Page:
“Some criticize the philosophy of secular humanism because it offers no eternal truths nor a relationship with the divine. Critics allege that a philosophy bereft of these beliefs leaves humanity adrift in a foggy sea of postmodern cynicism and anomie. Some argue that this philosophy has always been antireligious and it is often used in connection with atheism.Humanists respond that such criticisms reflect a failure to look at the actual content of humanist philosophy, which far from being cynical and postmodern, is rooted in optimistic, idealistic attitudes about the future of human society that trace back to the Enlightenment, or further, back to Pre-Socratic Greek philosophers and Chinese Confucianism.

“Secular humanism describes a world view with the following elements and principles:

  • Need to test beliefs – A conviction that dogmas, ideologies and traditions, whether religious, political or social, must be weighed and tested by each individual and not simply accepted on faith.
  • Reason, evidence, scientific method – A commitment to the use of critical reason, factual evidence and scientific methods of inquiry, rather than faith and mysticism, in seeking solutions to human problems and answers to important human questions.
  • Fulfillment, growth, creativity – A primary concern with fulfillment, growth and creativity for both the individual and humankind in general.
  • Search for truth – A constant search for objective truth, with the understanding that new knowledge and experience constantly alter our imperfect perception of it.
  • This life – A concern for this life and a commitment to making it meaningful through better understanding of ourselves, our history, our intellectual and artistic achievements, and the outlooks of those who differ from us.
  • Ethics – A search for viable individual, social and political principles of ethical conduct, judging them on their ability to enhance human well-being and individual responsibility.
  • Building a better world – A conviction that with reason, an open exchange of ideas, good will, and tolerance, progress can be made in building a better world for ourselves and our children.”

You can’t really argue with someone holding these beliefs that a supernatural being exists – it runs counter to the tenets of their “faith.”

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On dialogue with atheists

I have some friends who are atheists – not just soft agnostics like most of society – but reasoned, secular humanists who think Dawkins lacks objectivity and is a rabid fundamentalist. You know, the logical type of atheists who have thought through life and made their own conclusions on the basis of the evidence they see around them. The type who make “moral judgements” based on empathy and reason. I’ve spent the last couple of weeks in pretty intense debate with them via email. The discussion has been protracted and mostly frustrating. I’ve also been feeling pretty outnumbered – it was three to one and then they introduced these two guys I’ve never met into the email circle. One of them is pretty much the only person who now reads this blog – so hi. I actually don’t know where he sits on the issue because he just commentates on the debate – and how much he hates analogies.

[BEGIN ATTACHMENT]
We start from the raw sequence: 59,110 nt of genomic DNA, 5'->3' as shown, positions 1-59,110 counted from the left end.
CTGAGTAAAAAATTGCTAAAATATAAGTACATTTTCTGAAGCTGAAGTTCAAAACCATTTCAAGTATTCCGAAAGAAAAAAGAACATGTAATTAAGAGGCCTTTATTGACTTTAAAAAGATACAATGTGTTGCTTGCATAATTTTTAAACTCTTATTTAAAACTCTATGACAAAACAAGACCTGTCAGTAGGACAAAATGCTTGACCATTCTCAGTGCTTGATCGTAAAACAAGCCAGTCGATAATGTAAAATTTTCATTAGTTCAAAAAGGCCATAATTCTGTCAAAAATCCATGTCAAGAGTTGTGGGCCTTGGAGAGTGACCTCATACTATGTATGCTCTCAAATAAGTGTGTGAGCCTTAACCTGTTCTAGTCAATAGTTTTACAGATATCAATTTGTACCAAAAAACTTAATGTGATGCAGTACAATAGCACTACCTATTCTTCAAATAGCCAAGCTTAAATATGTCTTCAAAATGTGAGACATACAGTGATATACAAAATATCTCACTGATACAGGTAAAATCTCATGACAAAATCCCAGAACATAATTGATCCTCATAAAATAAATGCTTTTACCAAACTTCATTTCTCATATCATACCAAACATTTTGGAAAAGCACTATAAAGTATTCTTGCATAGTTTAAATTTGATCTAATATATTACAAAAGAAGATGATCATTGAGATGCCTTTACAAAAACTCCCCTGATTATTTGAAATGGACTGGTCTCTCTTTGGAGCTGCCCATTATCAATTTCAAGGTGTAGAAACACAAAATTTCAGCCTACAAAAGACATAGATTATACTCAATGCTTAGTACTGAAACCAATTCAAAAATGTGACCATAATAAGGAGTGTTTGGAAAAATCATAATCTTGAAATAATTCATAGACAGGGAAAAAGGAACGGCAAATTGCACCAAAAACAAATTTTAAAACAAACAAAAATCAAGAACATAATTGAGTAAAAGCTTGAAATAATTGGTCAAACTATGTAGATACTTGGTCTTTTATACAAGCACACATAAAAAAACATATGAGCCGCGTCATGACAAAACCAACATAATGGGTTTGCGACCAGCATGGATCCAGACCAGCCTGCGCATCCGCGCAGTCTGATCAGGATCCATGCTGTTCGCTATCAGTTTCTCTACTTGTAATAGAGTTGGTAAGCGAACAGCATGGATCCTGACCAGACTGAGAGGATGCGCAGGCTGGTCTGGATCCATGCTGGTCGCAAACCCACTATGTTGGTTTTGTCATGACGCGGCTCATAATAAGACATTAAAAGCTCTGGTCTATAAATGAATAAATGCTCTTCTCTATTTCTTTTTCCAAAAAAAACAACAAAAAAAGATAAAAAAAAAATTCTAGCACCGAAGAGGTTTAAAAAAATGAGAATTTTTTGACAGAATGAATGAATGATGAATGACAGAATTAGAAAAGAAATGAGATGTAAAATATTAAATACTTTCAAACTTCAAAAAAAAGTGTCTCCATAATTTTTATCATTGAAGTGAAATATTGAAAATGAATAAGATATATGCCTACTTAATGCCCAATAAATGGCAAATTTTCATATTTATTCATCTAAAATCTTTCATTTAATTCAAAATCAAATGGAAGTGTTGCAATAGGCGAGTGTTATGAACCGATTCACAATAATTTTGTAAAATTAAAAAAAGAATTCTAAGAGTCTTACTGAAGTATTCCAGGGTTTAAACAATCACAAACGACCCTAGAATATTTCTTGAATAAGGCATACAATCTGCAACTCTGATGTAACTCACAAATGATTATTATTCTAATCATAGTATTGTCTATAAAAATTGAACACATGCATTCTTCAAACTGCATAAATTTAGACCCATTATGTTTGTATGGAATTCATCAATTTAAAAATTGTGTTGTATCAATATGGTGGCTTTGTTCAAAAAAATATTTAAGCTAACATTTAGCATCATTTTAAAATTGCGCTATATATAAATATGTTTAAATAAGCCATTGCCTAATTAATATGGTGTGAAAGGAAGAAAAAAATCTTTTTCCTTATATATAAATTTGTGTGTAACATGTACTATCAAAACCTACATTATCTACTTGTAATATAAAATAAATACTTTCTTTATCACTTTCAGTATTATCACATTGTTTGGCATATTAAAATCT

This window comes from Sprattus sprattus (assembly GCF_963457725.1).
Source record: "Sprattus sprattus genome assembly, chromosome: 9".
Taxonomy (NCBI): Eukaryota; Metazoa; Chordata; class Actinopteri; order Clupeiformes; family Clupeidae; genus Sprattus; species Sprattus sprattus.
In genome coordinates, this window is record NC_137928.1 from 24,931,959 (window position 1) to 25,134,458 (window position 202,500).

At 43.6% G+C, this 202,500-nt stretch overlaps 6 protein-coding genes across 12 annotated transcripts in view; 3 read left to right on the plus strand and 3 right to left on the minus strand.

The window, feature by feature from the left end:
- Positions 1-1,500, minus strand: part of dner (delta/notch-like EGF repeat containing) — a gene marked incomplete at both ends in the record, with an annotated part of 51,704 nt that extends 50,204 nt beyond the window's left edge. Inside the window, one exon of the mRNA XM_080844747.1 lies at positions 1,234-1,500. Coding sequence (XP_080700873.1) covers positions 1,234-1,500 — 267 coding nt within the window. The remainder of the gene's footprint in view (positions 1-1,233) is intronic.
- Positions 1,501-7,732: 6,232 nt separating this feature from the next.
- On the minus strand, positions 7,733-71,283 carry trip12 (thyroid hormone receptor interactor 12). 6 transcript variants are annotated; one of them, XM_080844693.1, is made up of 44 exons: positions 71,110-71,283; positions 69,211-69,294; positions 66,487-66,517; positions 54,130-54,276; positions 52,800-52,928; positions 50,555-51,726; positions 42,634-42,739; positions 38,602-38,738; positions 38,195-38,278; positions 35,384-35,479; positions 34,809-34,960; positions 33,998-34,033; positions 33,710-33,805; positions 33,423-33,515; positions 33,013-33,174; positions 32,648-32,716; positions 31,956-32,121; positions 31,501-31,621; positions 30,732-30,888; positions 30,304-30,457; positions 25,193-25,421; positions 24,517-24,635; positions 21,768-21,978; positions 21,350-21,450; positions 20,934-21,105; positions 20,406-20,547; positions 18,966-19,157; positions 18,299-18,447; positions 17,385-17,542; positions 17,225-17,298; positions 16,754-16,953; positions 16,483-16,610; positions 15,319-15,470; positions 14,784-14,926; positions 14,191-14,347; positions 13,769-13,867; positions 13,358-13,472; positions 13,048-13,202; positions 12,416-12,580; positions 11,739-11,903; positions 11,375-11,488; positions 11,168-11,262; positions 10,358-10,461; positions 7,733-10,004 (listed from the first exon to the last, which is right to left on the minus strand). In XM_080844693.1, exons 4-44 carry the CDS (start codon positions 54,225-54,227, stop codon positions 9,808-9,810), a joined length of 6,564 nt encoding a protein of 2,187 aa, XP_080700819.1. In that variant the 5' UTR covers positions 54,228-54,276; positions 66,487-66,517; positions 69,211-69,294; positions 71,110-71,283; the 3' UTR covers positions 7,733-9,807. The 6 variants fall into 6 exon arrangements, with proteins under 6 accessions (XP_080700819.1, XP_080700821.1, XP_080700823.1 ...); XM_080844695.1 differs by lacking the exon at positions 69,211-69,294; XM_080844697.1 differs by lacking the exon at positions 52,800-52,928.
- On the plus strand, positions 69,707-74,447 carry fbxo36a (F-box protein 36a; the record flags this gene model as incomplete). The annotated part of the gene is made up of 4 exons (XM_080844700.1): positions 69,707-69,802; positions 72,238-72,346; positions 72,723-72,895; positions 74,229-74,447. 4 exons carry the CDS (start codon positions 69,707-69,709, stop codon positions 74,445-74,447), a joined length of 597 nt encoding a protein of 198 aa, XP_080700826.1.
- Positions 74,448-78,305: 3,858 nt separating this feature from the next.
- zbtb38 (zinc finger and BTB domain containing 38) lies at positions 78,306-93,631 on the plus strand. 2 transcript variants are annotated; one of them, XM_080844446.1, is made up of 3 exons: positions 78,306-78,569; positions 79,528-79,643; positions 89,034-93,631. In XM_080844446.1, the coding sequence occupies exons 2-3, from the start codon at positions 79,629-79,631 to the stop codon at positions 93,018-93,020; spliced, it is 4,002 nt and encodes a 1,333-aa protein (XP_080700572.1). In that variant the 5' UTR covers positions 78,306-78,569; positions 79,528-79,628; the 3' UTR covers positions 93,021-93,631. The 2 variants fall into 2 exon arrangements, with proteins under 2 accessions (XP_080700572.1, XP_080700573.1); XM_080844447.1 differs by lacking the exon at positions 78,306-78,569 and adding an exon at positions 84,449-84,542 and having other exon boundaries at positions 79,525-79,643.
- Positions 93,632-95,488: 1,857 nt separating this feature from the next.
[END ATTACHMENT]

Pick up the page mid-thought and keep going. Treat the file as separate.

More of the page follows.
This debate has made me question – not my beliefs – but my response to having them attacked. Pride is something I struggle with. I want to be right, I want to engage in the debate in an intellectual sense and essentially prove my faith* and convince these guys they should convert – and be just like me. Which again, kind of misses the point of Christianity – because I should be trying to convince people to be just like Christ. Here’s the rub – the Bible promises that the world’s wisdom will see Christianity and its message of a capitally punished God as foolishness (1 Corinthians) – so I can’t expect to be convincing, nor can I mention this in some kind of argumentative context – because to argue the veracity of something using that thing doesn’t really stack up. I can’t say “the Bible is true because it says it is.” Nor can I say “the Bible is true because I have experienced that it is” – because that is subjective. I also can’t say – “the Bible is true because all the observable evidence (ie pain and suffering) suggest it is” – because all the observable evidence is observed, and compartmentalised based on the starting hypothesis – ie if God is not there it’s all just chance and coincidence. My basic instinct in this debate is to debate. To apologise (in the “mount a defence for” sense) for my beliefs. Is this the right way to respond? I’m not convinced that it is – not in the frames of science and philosophy.